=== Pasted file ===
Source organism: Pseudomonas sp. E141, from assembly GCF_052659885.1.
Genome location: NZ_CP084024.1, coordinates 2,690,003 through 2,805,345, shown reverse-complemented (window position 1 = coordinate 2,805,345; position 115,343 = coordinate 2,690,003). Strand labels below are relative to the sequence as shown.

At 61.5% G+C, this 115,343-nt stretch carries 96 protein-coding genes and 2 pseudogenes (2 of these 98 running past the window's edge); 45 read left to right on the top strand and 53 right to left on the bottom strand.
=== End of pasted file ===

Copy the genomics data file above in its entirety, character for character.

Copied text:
Source organism: Pseudomonas sp. E141, from assembly GCF_052659885.1.
Genome location: NZ_CP084024.1, coordinates 2,690,003 through 2,805,345, shown reverse-complemented (window position 1 = coordinate 2,805,345; position 115,343 = coordinate 2,690,003). Strand labels below are relative to the sequence as shown.

At 61.5% G+C, this 115,343-nt stretch carries 96 protein-coding genes and 2 pseudogenes (2 of these 98 running past the window's edge); 45 read left to right on the top strand and 53 right to left on the bottom strand.